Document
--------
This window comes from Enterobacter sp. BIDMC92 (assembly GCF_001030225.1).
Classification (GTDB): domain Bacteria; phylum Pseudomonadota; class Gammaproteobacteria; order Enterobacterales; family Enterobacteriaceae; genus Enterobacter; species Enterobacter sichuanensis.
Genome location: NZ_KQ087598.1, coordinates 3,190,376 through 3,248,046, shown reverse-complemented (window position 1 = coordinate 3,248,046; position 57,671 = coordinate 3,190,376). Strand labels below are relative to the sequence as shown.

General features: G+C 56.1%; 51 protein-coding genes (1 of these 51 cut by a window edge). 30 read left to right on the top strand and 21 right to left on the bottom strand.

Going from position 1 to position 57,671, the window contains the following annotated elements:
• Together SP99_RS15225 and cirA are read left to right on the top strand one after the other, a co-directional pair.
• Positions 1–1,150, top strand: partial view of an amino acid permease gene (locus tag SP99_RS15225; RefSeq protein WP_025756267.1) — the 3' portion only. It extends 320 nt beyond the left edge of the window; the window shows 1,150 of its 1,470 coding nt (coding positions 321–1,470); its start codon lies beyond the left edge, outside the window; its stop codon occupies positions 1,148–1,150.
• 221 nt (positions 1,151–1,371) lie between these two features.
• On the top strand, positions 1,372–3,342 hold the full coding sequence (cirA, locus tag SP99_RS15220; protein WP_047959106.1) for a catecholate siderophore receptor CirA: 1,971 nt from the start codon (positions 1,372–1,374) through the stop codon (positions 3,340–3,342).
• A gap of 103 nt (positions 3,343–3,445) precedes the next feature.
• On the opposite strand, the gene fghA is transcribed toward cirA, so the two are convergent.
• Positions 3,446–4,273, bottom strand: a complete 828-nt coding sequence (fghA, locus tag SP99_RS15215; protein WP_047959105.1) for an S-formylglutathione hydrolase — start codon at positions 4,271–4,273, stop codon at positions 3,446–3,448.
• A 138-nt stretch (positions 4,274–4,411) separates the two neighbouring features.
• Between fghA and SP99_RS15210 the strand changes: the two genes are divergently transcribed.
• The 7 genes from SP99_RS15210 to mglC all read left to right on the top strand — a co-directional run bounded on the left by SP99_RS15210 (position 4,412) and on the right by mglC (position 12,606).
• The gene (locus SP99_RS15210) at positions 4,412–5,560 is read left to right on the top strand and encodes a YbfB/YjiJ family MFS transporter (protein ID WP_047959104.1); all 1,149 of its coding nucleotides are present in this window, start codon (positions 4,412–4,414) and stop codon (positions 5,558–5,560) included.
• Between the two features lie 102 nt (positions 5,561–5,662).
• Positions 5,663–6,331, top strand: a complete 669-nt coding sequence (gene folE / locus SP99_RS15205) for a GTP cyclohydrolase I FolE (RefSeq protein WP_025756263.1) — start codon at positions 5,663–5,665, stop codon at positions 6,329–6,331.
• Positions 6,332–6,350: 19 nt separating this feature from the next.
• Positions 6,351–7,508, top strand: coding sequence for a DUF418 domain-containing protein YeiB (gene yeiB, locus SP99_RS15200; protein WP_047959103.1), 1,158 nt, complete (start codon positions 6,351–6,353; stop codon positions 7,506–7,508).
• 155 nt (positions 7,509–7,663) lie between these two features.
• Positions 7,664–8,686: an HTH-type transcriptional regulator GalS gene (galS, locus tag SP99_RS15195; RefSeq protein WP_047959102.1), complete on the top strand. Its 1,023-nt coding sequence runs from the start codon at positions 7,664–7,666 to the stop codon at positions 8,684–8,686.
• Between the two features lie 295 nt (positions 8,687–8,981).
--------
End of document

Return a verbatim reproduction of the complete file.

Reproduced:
This window comes from Enterobacter sp. BIDMC92 (assembly GCF_001030225.1).
Classification (GTDB): domain Bacteria; phylum Pseudomonadota; class Gammaproteobacteria; order Enterobacterales; family Enterobacteriaceae; genus Enterobacter; species Enterobacter sichuanensis.
Genome location: NZ_KQ087598.1, coordinates 3,190,376 through 3,248,046, shown reverse-complemented (window position 1 = coordinate 3,248,046; position 57,671 = coordinate 3,190,376). Strand labels below are relative to the sequence as shown.

General features: G+C 56.1%; 51 protein-coding genes (1 of these 51 cut by a window edge). 30 read left to right on the top strand and 21 right to left on the bottom strand.

Going from position 1 to position 57,671, the window contains the following annotated elements:
• Together SP99_RS15225 and cirA are read left to right on the top strand one after the other, a co-directional pair.
• Positions 1–1,150, top strand: partial view of an amino acid permease gene (locus tag SP99_RS15225; RefSeq protein WP_025756267.1) — the 3' portion only. It extends 320 nt beyond the left edge of the window; the window shows 1,150 of its 1,470 coding nt (coding positions 321–1,470); its start codon lies beyond the left edge, outside the window; its stop codon occupies positions 1,148–1,150.
• 221 nt (positions 1,151–1,371) lie between these two features.
• On the top strand, positions 1,372–3,342 hold the full coding sequence (cirA, locus tag SP99_RS15220; protein WP_047959106.1) for a catecholate siderophore receptor CirA: 1,971 nt from the start codon (positions 1,372–1,374) through the stop codon (positions 3,340–3,342).
• A gap of 103 nt (positions 3,343–3,445) precedes the next feature.
• On the opposite strand, the gene fghA is transcribed toward cirA, so the two are convergent.
• Positions 3,446–4,273, bottom strand: a complete 828-nt coding sequence (fghA, locus tag SP99_RS15215; protein WP_047959105.1) for an S-formylglutathione hydrolase — start codon at positions 4,271–4,273, stop codon at positions 3,446–3,448.
• A 138-nt stretch (positions 4,274–4,411) separates the two neighbouring features.
• Between fghA and SP99_RS15210 the strand changes: the two genes are divergently transcribed.
• The 7 genes from SP99_RS15210 to mglC all read left to right on the top strand — a co-directional run bounded on the left by SP99_RS15210 (position 4,412) and on the right by mglC (position 12,606).
• The gene (locus SP99_RS15210) at positions 4,412–5,560 is read left to right on the top strand and encodes a YbfB/YjiJ family MFS transporter (protein ID WP_047959104.1); all 1,149 of its coding nucleotides are present in this window, start codon (positions 4,412–4,414) and stop codon (positions 5,558–5,560) included.
• Between the two features lie 102 nt (positions 5,561–5,662).
• Positions 5,663–6,331, top strand: a complete 669-nt coding sequence (gene folE / locus SP99_RS15205) for a GTP cyclohydrolase I FolE (RefSeq protein WP_025756263.1) — start codon at positions 5,663–5,665, stop codon at positions 6,329–6,331.
• Positions 6,332–6,350: 19 nt separating this feature from the next.
• Positions 6,351–7,508, top strand: coding sequence for a DUF418 domain-containing protein YeiB (gene yeiB, locus SP99_RS15200; protein WP_047959103.1), 1,158 nt, complete (start codon positions 6,351–6,353; stop codon positions 7,506–7,508).
• 155 nt (positions 7,509–7,663) lie between these two features.
• Positions 7,664–8,686: an HTH-type transcriptional regulator GalS gene (galS, locus tag SP99_RS15195; RefSeq protein WP_047959102.1), complete on the top strand. Its 1,023-nt coding sequence runs from the start codon at positions 7,664–7,666 to the stop codon at positions 8,684–8,686.
• Between the two features lie 295 nt (positions 8,687–8,981).